Secure Website Development – Importance of Developing Securely

We clean hundreds of sites every day and often their problems are associated with the same issues: outdated and sometimes unnecessary software, weak passwords and so on. But sometimes the issue is not as superficial, sometimes it goes a bit deeper than that. You know your server is updated, your CMS is also (ie., WordPress, Joomla, Drupal), yet you still get infected! How is that possible?!

That’s the question we hope to address in a series of posts related to developing with security in mind. This unfortunately is not something tailored for end-users, unless as an end-user you’re responsible for the development of your website. It is however good for end-users to read as it’ll help better understand other possible vectors affecting their infection or reinfection scenarios.

Here we are going to cover some of the most known software vulnerabilities that are listed in the OWASP Top 10, version 2010 (latest one).

The Bug

If you have found yourself cleaning your site repeatedly with no avail, you might be asking yourself: WHAT IS GOING ON?!?!?!!?

The good news is that there is likely an answer for that. It’s something known as a software vulnerability, or like we geeks like to call them, bugs, just plain ole bugs. All software has bugs, you know that right? They are in every application you use, from that awesome CMS, to the latest phone app.


For those who are not familiar with OWASP and it’s work, here’s a quick description:

OWASP means Open Web Application Security Project, and it is an open organization of people (security professionals, developers, architects, project managers, etc) whose focus is to improve the development of secure software. As quoted from OWASP’s website, it’s a “worldwide not-for-profit charitable organization focused on improving the security of software”. Their focus is on application security, not just web applications, there still are a lot of desktop applications out there and new ones like mobile applications as well. They provide tools and materials that will help people to design, develop, test and deploy their applications better and safer, having less bugs and with that, contrary to popular belief, save money.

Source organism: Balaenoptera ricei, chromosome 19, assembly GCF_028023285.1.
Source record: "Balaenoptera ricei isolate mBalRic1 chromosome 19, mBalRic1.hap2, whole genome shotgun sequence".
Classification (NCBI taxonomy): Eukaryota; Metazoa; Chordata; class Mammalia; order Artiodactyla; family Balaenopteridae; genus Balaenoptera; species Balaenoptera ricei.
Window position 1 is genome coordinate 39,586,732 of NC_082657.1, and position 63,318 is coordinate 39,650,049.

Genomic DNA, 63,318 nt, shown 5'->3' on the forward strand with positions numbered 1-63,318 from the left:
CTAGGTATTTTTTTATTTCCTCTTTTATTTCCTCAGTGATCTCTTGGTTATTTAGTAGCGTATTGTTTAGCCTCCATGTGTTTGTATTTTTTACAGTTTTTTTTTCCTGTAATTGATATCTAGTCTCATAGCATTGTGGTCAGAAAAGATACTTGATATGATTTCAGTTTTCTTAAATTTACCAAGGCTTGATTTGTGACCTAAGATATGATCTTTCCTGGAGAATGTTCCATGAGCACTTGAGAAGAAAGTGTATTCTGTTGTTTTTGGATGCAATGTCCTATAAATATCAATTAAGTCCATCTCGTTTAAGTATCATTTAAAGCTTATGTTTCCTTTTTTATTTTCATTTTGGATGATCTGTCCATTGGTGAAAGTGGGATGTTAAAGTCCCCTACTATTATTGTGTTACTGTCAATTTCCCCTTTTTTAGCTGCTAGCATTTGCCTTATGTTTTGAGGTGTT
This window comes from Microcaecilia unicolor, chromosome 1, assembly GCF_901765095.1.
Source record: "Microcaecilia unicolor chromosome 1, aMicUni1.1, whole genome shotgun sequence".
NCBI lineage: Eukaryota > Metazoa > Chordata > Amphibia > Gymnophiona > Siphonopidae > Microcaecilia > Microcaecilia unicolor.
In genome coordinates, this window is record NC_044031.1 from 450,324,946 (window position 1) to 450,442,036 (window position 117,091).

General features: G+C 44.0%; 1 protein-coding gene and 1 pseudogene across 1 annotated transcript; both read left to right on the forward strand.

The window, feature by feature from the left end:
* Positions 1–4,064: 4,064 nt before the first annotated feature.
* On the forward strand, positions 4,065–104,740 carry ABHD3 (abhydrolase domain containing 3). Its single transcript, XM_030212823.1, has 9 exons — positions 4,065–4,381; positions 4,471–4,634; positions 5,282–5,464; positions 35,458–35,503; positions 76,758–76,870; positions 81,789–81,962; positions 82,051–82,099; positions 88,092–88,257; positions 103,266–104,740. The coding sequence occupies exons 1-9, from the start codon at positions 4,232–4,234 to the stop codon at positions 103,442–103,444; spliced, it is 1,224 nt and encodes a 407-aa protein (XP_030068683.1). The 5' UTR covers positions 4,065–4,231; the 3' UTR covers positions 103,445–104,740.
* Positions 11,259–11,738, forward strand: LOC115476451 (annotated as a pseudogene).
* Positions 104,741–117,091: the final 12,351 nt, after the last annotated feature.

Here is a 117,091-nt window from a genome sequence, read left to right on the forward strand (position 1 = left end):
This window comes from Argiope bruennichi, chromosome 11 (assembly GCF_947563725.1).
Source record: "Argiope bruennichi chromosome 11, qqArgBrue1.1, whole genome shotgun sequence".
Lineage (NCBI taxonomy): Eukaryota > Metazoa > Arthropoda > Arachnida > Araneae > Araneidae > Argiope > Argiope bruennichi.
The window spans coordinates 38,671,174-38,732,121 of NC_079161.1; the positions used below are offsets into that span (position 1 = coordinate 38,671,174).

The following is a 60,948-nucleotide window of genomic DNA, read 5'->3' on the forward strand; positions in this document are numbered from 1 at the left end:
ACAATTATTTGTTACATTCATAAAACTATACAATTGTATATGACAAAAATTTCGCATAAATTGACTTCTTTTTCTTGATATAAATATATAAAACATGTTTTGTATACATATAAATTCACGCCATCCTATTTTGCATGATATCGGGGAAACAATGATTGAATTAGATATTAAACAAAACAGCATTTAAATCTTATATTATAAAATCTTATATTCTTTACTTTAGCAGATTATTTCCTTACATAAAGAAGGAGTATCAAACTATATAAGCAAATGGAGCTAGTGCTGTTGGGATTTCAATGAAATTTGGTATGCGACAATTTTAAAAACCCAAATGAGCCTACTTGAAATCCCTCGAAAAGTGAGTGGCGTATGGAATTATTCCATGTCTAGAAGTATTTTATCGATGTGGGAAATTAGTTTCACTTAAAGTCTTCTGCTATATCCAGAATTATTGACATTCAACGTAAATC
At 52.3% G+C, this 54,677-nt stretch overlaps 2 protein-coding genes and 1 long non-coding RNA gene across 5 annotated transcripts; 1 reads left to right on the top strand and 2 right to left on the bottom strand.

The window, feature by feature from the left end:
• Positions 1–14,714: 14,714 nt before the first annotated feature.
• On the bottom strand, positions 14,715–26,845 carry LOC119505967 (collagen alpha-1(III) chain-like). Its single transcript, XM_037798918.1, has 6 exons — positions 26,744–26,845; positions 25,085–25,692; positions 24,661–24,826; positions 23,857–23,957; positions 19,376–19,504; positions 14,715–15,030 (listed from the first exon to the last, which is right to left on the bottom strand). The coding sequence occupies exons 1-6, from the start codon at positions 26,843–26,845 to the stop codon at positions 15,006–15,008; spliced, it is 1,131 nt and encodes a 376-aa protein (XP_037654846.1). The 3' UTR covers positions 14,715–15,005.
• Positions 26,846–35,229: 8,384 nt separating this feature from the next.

The Creators

It all starts with the software creators. Who?! You know who I’m talking about! The developers.

They are the ones who created all the software that you use today. And developers are humans, just like us, and they make mistakes, just like we do. But in this case, these mistakes often lead to the bugs we talked about earlier. How many developers do you know actually develop with security in mind? As an end-user, what have you done to ensure that your developer follows best practices when it comes to development? If you’re not a developer, how would you know? All very tough questions facing the end-user and one that is not easily answered. The thing to note however is that not all developers are treated equally.

We know, we know, it’s not their fault. They often don’t learn about that in college, developing securely takes more time, or until recently it wasn’t a big concern. So, let’s take some time to focus on an example using one of the more common mistakes that facilitates injection injection bugs.

The Injection

“Injection flaws, such as SQL, OS, and LDAP injection, occur when untrusted data is sent to an interpreter as part of a command or query. The attacker’s hostile data can trick the interpreter into executing unintended commands or accessing unauthorized data.” So, what that means? Never trust your user! It might sound funny, but it’s serious, whenever the user or another application is able to send data to your application, that’s dangerous and should be treated with care.

Why You Should be Concerned

Let’s take a look at this piece of code for a second…

$conn = mysql_connect(SERVER, USER, PASS);
$sql = ‘SELECT as product, as category, p.picture as picture, p.description
as desc FROM products p, categories c WHERE p.product_id = c.category_id and
c.category_id = ‘ . $_GET[‘cat’] . ‘ LIMIT 10’;
$result = mysql_query($sql);
while ($register = mysql_fetch_assoc($result)) {
echo $register[‘picture’] . ‘   ‘ . $register[‘product’] . ‘
echo $register[‘category’] . ‘
echo $register[‘description’];
echo ‘


In this example, of product listing according to their category stored in a database, the script should be normally accessed via a URL, like the example below:

Harmless, right? Well…look again! The parameter cat is not being filtered or validated by the application. So that would allow us to send anything as the parameter value.

c.category_id = ‘ . $_GET[‘cat’] . ‘ LIMIT 10’;

Let’s see what’s possible here:

Attack #1